Students eligible for Federal Work-Study (FWS) jobs who work for Campus Publications, Recreational Sports and TUVAC are being paid with money collected via the student activity fee, but those organizations aren’t seeing the windfall from federal reimbursements on those payments.
Neither is Student Government Association (SGA), which distributes the student activity fee to campus organizations. Instead, the university is retaining savings on these reimbursements. Some advisers and members of the affected organizations have expressed frustration at this arrangement.
Recreational Sports, TUVAC and Campus Publications, which comprises the Trinitonian and the Mirage, present proposals for their annual operating budgets to the SGA senate every spring. The senate distributes funds to these and other student organizations from an SGA-managed pool of money collected each semester from the student activity fee.
“The student activity fee is collected from all undergraduate students at Trinity. It’s $150 per semester; $300 over the total academic year,” said Joseph Khalaf, vice president of SGA. (Khalaf is a member of the Board of Campus Publications, which publishes and supervises the Trinitonian and Mirage.) “96 percent is given to SGA; four percent is retained by the [business] office, and it’s put into the university’s general budget.”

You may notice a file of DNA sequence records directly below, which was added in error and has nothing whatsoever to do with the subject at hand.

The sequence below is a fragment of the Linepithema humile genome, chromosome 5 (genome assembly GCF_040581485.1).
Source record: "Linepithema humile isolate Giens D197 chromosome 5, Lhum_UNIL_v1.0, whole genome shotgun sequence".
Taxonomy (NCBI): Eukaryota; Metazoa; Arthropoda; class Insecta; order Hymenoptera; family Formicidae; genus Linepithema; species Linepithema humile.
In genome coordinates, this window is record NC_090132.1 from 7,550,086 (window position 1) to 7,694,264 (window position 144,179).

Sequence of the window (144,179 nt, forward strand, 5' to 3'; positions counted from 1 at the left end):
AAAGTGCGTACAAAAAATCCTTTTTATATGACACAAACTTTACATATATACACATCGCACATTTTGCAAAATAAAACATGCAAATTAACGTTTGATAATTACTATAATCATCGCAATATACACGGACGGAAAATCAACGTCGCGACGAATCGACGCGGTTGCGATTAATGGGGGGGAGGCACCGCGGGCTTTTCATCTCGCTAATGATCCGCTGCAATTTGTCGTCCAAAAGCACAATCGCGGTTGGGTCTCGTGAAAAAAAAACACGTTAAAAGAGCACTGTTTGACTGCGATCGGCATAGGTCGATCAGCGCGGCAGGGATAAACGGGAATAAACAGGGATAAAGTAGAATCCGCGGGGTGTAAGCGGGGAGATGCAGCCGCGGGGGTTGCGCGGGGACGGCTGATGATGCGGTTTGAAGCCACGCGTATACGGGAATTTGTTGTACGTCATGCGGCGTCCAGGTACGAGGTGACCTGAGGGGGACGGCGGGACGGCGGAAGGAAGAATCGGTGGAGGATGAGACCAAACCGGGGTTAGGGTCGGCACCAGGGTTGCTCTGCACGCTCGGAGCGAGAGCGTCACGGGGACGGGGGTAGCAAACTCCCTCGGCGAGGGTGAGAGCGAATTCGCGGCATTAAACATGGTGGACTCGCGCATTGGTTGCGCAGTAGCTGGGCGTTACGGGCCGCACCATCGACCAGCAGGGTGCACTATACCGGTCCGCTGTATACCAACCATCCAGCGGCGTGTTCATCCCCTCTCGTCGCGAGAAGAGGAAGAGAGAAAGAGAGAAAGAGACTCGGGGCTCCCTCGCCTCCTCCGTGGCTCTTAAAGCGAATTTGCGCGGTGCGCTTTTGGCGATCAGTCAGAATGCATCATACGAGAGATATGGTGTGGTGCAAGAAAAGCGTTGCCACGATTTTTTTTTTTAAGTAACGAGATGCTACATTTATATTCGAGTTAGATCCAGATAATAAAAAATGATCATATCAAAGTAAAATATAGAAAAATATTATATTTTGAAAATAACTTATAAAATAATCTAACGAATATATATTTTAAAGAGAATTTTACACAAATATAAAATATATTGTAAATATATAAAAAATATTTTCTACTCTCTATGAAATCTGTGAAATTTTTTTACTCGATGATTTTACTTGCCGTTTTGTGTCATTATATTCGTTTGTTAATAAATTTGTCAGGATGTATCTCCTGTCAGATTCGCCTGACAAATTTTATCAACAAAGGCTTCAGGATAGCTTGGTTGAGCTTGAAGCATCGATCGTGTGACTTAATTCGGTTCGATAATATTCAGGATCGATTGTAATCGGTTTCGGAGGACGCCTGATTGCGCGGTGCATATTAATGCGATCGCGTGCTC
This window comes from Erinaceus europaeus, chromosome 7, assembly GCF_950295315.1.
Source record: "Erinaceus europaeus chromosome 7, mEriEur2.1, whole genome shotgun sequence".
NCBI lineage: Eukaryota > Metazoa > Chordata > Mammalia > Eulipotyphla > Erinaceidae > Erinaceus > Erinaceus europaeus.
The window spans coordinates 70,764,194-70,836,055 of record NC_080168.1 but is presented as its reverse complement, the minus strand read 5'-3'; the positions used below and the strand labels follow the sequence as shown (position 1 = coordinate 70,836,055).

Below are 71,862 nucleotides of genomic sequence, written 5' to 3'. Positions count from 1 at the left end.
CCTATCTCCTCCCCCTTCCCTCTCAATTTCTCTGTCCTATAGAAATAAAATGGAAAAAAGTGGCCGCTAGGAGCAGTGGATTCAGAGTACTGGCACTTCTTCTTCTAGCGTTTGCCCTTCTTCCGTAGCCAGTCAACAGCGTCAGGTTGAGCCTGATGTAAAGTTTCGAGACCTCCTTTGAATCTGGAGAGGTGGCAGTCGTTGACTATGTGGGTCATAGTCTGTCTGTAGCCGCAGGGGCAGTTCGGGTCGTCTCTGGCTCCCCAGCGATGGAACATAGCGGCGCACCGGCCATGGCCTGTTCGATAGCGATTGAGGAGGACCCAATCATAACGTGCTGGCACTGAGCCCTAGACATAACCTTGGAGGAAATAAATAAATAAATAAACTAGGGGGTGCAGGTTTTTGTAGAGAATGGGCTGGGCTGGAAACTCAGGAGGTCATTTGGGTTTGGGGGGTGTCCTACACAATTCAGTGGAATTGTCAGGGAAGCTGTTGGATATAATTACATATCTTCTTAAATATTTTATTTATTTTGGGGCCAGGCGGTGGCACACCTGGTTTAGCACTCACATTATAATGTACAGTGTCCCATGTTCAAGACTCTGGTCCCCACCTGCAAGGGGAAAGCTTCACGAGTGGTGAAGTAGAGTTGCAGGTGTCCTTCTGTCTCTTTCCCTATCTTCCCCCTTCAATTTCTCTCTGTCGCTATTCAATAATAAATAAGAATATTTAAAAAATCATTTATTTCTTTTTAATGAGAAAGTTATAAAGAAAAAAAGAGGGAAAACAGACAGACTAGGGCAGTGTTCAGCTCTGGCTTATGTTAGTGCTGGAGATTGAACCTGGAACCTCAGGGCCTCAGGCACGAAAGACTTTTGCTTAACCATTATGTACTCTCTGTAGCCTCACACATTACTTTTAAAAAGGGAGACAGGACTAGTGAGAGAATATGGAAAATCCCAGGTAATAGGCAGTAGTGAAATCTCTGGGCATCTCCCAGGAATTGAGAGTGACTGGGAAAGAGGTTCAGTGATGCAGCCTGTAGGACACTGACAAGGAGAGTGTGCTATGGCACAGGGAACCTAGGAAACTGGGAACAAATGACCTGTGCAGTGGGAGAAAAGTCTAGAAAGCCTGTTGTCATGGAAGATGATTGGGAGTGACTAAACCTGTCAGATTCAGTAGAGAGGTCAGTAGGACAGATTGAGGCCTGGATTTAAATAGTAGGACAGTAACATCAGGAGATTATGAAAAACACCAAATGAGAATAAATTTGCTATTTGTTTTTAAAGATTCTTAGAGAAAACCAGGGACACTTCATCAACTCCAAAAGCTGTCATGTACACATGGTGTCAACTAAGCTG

Because the university participates in the FWS program, it receives end-of-year reimbursements from the U.S. Department of Education for payments made to FWS-eligible student workers. Nearly 1,500 Trinity students qualify for FWS positions.
“As long as we’re not spending more than we get, we’re good, and we report that back to the government,” said Diana Heeren, who was hired this April as the associate vice president for finance. “They judge how much they give based on how much we spend.”
Many university departments and offices hire FWS-eligible students with university money, which is mostly raised through donations and student tuition.
But Recreational Sports, TUVAC and Campus Publications pay students with money allocated from the student activity fee and, in the case of Campus Publications, with money generated by students for the Trinitonian and Mirage. In Khalaf’s view, this isn’t the intended use for student activity fee.
“Most people associate [the student activity fee] with tuition, but it’s a separate fund. If the university needed that extra money, then they should consider altering their tuition because they already get the four percent from [the student activity fee],” Khalaf said.
The Trinitonian reached out to the advisers for Recreational Sports and TUVAC, who each directed us to Heeren. Katharine Martin, coordinator for student-edited publications, explained how the situation seems to her. (Martin is the adviser to the Trinitonian and the Mirage.)